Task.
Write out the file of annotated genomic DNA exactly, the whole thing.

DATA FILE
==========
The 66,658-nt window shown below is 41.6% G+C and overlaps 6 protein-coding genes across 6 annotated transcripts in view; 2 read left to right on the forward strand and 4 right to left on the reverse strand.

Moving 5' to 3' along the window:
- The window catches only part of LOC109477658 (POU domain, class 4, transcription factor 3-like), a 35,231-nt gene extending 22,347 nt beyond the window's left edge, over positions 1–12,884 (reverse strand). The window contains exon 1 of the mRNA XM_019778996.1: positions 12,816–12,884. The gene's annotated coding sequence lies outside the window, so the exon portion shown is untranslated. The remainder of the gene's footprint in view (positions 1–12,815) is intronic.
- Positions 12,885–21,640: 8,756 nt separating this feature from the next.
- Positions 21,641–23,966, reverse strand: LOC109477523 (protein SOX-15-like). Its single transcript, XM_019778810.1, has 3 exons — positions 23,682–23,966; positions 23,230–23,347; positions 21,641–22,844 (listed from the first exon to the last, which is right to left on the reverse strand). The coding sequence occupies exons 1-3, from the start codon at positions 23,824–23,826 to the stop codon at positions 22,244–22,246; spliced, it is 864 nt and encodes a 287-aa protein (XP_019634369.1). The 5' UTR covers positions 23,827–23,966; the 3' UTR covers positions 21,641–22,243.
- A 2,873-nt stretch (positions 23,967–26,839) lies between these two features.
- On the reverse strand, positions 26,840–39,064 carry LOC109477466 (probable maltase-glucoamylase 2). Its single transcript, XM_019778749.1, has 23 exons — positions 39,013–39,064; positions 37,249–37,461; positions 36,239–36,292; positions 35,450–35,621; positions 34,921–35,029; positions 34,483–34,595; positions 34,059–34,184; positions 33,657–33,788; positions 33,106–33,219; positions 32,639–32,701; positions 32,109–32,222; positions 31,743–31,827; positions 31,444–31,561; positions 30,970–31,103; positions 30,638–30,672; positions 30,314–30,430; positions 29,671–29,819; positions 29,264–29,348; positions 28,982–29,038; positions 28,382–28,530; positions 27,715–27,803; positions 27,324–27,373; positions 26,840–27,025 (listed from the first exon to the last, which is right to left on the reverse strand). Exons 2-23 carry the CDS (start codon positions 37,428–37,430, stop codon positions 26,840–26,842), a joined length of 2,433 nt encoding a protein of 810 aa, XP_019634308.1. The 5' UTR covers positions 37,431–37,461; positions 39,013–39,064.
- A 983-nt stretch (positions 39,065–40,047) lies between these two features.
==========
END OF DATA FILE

The 66,658-nt window shown below is 41.6% G+C and overlaps 6 protein-coding genes across 6 annotated transcripts in view; 2 read left to right on the forward strand and 4 right to left on the reverse strand.

Moving 5' to 3' along the window:
- The window catches only part of LOC109477658 (POU domain, class 4, transcription factor 3-like), a 35,231-nt gene extending 22,347 nt beyond the window's left edge, over positions 1–12,884 (reverse strand). The window contains exon 1 of the mRNA XM_019778996.1: positions 12,816–12,884. The gene's annotated coding sequence lies outside the window, so the exon portion shown is untranslated. The remainder of the gene's footprint in view (positions 1–12,815) is intronic.
- Positions 12,885–21,640: 8,756 nt separating this feature from the next.
- Positions 21,641–23,966, reverse strand: LOC109477523 (protein SOX-15-like). Its single transcript, XM_019778810.1, has 3 exons — positions 23,682–23,966; positions 23,230–23,347; positions 21,641–22,844 (listed from the first exon to the last, which is right to left on the reverse strand). The coding sequence occupies exons 1-3, from the start codon at positions 23,824–23,826 to the stop codon at positions 22,244–22,246; spliced, it is 864 nt and encodes a 287-aa protein (XP_019634369.1). The 5' UTR covers positions 23,827–23,966; the 3' UTR covers positions 21,641–22,243.
- A 2,873-nt stretch (positions 23,967–26,839) lies between these two features.
- On the reverse strand, positions 26,840–39,064 carry LOC109477466 (probable maltase-glucoamylase 2). Its single transcript, XM_019778749.1, has 23 exons — positions 39,013–39,064; positions 37,249–37,461; positions 36,239–36,292; positions 35,450–35,621; positions 34,921–35,029; positions 34,483–34,595; positions 34,059–34,184; positions 33,657–33,788; positions 33,106–33,219; positions 32,639–32,701; positions 32,109–32,222; positions 31,743–31,827; positions 31,444–31,561; positions 30,970–31,103; positions 30,638–30,672; positions 30,314–30,430; positions 29,671–29,819; positions 29,264–29,348; positions 28,982–29,038; positions 28,382–28,530; positions 27,715–27,803; positions 27,324–27,373; positions 26,840–27,025 (listed from the first exon to the last, which is right to left on the reverse strand). Exons 2-23 carry the CDS (start codon positions 37,428–37,430, stop codon positions 26,840–26,842), a joined length of 2,433 nt encoding a protein of 810 aa, XP_019634308.1. The 5' UTR covers positions 37,431–37,461; positions 39,013–39,064.
- A 983-nt stretch (positions 39,065–40,047) lies between these two features.